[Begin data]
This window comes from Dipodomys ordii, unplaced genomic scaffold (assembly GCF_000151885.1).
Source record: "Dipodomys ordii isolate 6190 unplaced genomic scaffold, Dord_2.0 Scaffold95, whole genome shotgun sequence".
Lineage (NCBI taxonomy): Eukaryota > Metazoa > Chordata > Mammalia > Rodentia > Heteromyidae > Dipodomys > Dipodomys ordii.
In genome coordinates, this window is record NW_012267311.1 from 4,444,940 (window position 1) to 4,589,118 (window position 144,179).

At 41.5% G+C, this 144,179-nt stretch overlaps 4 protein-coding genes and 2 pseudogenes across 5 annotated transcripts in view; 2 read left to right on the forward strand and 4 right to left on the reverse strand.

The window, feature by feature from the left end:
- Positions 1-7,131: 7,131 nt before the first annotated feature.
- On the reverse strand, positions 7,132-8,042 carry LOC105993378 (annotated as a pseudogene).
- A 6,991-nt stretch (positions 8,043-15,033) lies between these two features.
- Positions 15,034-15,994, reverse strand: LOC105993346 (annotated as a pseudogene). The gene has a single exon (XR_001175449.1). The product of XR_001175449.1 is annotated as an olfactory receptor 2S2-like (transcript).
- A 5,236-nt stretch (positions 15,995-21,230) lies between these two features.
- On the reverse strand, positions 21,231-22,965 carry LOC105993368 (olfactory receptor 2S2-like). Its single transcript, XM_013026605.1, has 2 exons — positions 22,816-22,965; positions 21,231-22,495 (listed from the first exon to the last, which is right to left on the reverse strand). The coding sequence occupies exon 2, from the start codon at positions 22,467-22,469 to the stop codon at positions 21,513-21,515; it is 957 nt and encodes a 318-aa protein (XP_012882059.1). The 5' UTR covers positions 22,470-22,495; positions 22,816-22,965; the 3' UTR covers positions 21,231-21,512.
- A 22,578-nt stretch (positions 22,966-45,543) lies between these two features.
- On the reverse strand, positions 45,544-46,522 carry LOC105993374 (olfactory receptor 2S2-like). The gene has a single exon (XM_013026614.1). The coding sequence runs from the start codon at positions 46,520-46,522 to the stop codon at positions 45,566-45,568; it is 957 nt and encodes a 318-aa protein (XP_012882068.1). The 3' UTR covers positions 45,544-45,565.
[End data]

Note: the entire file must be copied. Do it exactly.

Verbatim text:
This window comes from Dipodomys ordii, unplaced genomic scaffold (assembly GCF_000151885.1).
Source record: "Dipodomys ordii isolate 6190 unplaced genomic scaffold, Dord_2.0 Scaffold95, whole genome shotgun sequence".
Lineage (NCBI taxonomy): Eukaryota > Metazoa > Chordata > Mammalia > Rodentia > Heteromyidae > Dipodomys > Dipodomys ordii.
In genome coordinates, this window is record NW_012267311.1 from 4,444,940 (window position 1) to 4,589,118 (window position 144,179).

At 41.5% G+C, this 144,179-nt stretch overlaps 4 protein-coding genes and 2 pseudogenes across 5 annotated transcripts in view; 2 read left to right on the forward strand and 4 right to left on the reverse strand.

The window, feature by feature from the left end:
- Positions 1-7,131: 7,131 nt before the first annotated feature.
- On the reverse strand, positions 7,132-8,042 carry LOC105993378 (annotated as a pseudogene).
- A 6,991-nt stretch (positions 8,043-15,033) lies between these two features.
- Positions 15,034-15,994, reverse strand: LOC105993346 (annotated as a pseudogene). The gene has a single exon (XR_001175449.1). The product of XR_001175449.1 is annotated as an olfactory receptor 2S2-like (transcript).
- A 5,236-nt stretch (positions 15,995-21,230) lies between these two features.
- On the reverse strand, positions 21,231-22,965 carry LOC105993368 (olfactory receptor 2S2-like). Its single transcript, XM_013026605.1, has 2 exons — positions 22,816-22,965; positions 21,231-22,495 (listed from the first exon to the last, which is right to left on the reverse strand). The coding sequence occupies exon 2, from the start codon at positions 22,467-22,469 to the stop codon at positions 21,513-21,515; it is 957 nt and encodes a 318-aa protein (XP_012882059.1). The 5' UTR covers positions 22,470-22,495; positions 22,816-22,965; the 3' UTR covers positions 21,231-21,512.
- A 22,578-nt stretch (positions 22,966-45,543) lies between these two features.
- On the reverse strand, positions 45,544-46,522 carry LOC105993374 (olfactory receptor 2S2-like). The gene has a single exon (XM_013026614.1). The coding sequence runs from the start codon at positions 46,520-46,522 to the stop codon at positions 45,566-45,568; it is 957 nt and encodes a 318-aa protein (XP_012882068.1). The 3' UTR covers positions 45,544-45,565.